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MHR 523 (332)
Chapter 2

Human Resources Management Chapter 2

4 Pages
126 Views

Department
Human Resources
Course Code
MHR 523
Professor
Kristyn Scott

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Chapter 2
THE LEGAL FRAMEWORK FR EMPLYMENT LAW IN CANADA
-a company with employees in different provinces/territories must monitor the legislation in each of
those jurisdictions and remain current as legislation changes
-legal framework for employment includes constitutional law, acts of parliament, common law, contract
law which constraints policies, procedures, and practices
-regulations: legally binding rules established by the special regulatory bodies created to enforce
compliance with the law and aid in its interpretation
EMPLOYMENT/LABOUR STANDARDS LEGISLATION
-employment (labour) standards legislation: laws present in every Canadian jurisdiction that establish
minimum employee entitlements and set a limit on the maximum number of hours of work permitted
for day or week
-equal pay for equal work
LEGISLATION PROTECTING HUMAN RIGHTS
1) The charter if rights and freedomsÆ federal legislation that is the cornerstone of human rights
2) Human rights legislationÆ present in every jurisdiction
THE CHARTER OF RIGHTS AND FREEDOMS
-charter of rights and freedoms: federal law enacted in 1982 that guarantees fundamental freedoms to
all Canadians
-2 exceptions: 1) Charter allows laws to infringe on Charter rights if they can be demonstrably justified
as reasonable limits in a free democratic society 2) when a legislative body invokes the
^v}Á]Zv]vP_}À]]}vUÁZ]Zoo}ÁZoP]o]}v}Æu(}uZoovPµvZ
Charter
-Charter provides freedom of: 1) conscience and religion 2) thought, belief, opinion, expression 3)
peaceful assembly 4) association
-equality rights: section 15 of the charter of rights and freedoms, which guarantees the right to equal
protection and equal benefit of the law without discrimination
HUMAN RIGHTS LEGISLATION
-human rights legislation supersedes the terms of any employment contract or collective agreement
-some, but not all jurisdictions prohibit discrimination on the basis of national or ethnic origin, family
status, ancestry etc.
DISCRIMINATION DEFINED
-discrimination: as used in the context of human rights in employment, a distinction, exclusion, or
preference, based on one of the prohibited grounds, that has the effect of nullifying or impairing the
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Description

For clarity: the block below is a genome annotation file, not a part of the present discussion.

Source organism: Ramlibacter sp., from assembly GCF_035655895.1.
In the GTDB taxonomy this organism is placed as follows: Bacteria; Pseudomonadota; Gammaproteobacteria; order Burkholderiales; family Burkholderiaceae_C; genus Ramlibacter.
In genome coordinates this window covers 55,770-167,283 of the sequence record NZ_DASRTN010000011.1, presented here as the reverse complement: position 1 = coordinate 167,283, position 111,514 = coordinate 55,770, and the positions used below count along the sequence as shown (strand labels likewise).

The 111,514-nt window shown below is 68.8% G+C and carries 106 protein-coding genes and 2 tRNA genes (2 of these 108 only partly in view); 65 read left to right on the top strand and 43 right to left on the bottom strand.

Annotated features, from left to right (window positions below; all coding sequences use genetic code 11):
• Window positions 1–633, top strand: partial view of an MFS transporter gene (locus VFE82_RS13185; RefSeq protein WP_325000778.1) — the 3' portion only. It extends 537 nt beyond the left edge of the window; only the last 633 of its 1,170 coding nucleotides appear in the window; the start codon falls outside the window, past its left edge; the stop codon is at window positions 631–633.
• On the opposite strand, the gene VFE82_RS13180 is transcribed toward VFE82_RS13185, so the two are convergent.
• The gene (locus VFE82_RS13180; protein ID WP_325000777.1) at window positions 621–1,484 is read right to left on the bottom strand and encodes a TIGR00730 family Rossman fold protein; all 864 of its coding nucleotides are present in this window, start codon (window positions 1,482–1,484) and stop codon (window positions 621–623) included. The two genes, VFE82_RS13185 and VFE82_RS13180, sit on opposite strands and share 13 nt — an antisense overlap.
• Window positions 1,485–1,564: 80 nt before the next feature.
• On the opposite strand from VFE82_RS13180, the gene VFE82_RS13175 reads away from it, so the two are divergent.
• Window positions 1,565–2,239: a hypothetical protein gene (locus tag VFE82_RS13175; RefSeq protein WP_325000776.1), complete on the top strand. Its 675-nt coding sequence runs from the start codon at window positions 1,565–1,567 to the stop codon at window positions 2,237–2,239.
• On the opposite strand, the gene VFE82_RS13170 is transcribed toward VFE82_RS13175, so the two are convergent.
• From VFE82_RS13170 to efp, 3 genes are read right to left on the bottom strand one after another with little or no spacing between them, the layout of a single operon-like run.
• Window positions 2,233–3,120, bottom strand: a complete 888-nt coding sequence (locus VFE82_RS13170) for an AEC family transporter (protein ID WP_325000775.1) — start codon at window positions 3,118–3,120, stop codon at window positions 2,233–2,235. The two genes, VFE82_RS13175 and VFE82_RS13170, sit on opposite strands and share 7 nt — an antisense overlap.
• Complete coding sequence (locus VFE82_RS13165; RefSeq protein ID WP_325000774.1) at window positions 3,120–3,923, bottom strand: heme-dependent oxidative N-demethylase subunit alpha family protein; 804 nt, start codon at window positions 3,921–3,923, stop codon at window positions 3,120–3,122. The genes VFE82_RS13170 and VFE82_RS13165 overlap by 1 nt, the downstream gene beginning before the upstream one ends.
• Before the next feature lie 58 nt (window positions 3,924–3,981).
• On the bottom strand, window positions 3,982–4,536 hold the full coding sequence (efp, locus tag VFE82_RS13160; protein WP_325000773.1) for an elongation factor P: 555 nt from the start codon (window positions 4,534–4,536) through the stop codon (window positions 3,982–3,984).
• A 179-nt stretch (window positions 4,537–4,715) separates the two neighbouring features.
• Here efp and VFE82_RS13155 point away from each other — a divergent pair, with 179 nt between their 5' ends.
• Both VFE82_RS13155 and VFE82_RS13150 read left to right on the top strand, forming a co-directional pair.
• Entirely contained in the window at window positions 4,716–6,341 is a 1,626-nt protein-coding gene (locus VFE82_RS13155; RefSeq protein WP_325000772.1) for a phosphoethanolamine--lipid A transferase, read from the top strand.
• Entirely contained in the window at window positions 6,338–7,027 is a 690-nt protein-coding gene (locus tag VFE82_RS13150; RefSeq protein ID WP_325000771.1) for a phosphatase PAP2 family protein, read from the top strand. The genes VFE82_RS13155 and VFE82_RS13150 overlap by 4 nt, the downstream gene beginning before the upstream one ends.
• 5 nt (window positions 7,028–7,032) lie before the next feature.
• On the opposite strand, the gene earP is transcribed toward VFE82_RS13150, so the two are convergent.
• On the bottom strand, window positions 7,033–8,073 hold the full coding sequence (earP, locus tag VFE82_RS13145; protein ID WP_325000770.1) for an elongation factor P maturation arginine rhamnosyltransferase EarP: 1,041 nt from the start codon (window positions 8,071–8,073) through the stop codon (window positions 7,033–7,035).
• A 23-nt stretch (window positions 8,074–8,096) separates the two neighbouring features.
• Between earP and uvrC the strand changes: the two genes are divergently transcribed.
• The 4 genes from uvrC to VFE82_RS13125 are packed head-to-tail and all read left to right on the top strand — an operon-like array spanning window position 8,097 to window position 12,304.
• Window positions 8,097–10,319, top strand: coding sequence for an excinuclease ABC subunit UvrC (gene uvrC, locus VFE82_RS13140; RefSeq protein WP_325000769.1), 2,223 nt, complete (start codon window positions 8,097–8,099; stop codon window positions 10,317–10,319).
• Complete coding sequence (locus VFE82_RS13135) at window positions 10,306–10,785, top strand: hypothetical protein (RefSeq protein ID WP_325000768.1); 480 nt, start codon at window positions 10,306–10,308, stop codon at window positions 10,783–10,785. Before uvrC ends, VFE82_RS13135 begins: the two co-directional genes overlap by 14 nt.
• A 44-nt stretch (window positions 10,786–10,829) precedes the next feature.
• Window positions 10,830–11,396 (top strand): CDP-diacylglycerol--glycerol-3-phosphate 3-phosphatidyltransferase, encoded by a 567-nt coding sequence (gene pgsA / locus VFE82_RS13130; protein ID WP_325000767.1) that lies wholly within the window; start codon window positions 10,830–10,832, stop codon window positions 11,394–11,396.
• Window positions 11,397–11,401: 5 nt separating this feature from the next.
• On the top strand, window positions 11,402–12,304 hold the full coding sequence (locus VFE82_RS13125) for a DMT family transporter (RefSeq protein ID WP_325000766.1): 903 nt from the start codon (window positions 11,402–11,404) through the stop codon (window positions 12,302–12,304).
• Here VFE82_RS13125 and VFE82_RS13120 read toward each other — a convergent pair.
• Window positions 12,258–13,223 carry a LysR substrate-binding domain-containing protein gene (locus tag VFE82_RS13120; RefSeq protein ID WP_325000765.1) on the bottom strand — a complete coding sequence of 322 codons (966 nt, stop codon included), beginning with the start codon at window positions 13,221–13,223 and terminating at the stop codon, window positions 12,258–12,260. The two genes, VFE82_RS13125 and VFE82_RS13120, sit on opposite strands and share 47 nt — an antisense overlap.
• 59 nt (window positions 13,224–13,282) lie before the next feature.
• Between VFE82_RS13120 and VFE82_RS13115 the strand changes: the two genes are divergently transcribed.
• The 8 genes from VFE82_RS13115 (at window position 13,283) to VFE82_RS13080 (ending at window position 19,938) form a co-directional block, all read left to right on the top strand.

Chapter 2 THE LEGAL FRAMEWORK FR EMPLYMENT LAW IN CANADA -a company with employees in different provinces/territories must monitor the legislation in each of those jurisdictions and remain current as legislation changes -legal framework for employment includes constitutional law, acts of parliament, common law, contract law which constraints policies, procedures, and practices -regulations: legally binding rules established by the special regulatory bodies created to enforce compliance with the law and aid in its interpretation EMPLOYMENT/LABOUR STANDARDS LEGISLATION -employment (labour) standards legislation: laws present in every Canadian jurisdiction that establish minimum employee entitlements and set a limit on the maximum number of hours of work permitted for day or week -equal pay for equal work LEGISLATION PROTECTING HUMAN RIGHTS 1) The charter if rights and freedomsÆ federal legislation that is the cornerstone of human rights 2) Human rights legislationÆ present in every jurisdiction THE CHARTER OF RIGHTS AND FREEDOMS -charter of rights and freedoms: federal law enacted in 1982 that guarantees fundamental freedoms to all Canadians -2 exceptions: 1) Charter allows laws to infringe on Charter rights if they can be demonstrably justified as reasonable limits in a free democratic society 2) when a legislative body invokes the ^L}šÁ]šZZšL]L2_‰Œ}À]Z]}L7ÁZ] Zoo}ÁZšZo2]Zoš]}Lš}ÆK‰šŒ}K ZooL2µLŒšZ Charter -Charter provides freedom of: 1) conscience and religion 2) thought, belief, opinion, expression 3) peaceful assembly 4) association -equality rights: section 15 of the charter of rights and freedoms, which guarantees the right to equal protection and equal benefit of the law without discrimination HUMAN RIGHTS LEGISLATION -human rights legislation supersedes the terms of any employment contract or collective agreement -some, but not all jurisdictions prohibit discrimination on the basis of national or ethnic origin, family status, ancestry etc. DISCRIMINATION DEFINED -discrimination: as used in the context of human rights in employment, a distinction, exclusion, or preference, based on one of the prohibited grounds, that has the effect of nullifying or impairing the www.notesolution.com right of a person to full and equal recognition and exercise of his/her human rights and freedoms -intentional discrimination -directlyÆ refusing to hire, train, or promote an individual -differential/unequal treatmentÆ individuals/groups treated differently in terms and conditions of employment based on any of the prohibited grounds -indirectlyÆ through another party -discrimination because of associationÆ denial of rights because of friendship or other relationship with a protected group member -unintentional discrimination/constructive/systematic discrimination: discrimination that is embedded in policies and practices that appear neutral on the surface and are implemented impartially but have an adverse impact on specific groups of people for reasons that are not job related or required for the safe and efficient operation of the business REQUIREMENT FOR REASONABLE ACCOMMODATION -reasonable accommodation: the adjustment of employment policies and practices that an employer may be expected to make so that no individual is denied benefits, disadvantaged in employment, or prevented from carrying out the essential components of a job because of grounds prohibited in human rights legislation -undue hardship: the point to which employers are expected to accommodate under human rights legislative requirements PERMISSIBLE DISCRIMINATION -bona fide occupational requirement (BFOR): a justifiable reason for discrimination based on business necessity (that is, required for the safe and efficient operation of the organization) or a requirement that can be clearly defended as intrinsically required by the tasks an employee is expected to perform HUMAN RIGHTS CASE EXAMPLES 1) Race and colour 2) Sexual orientation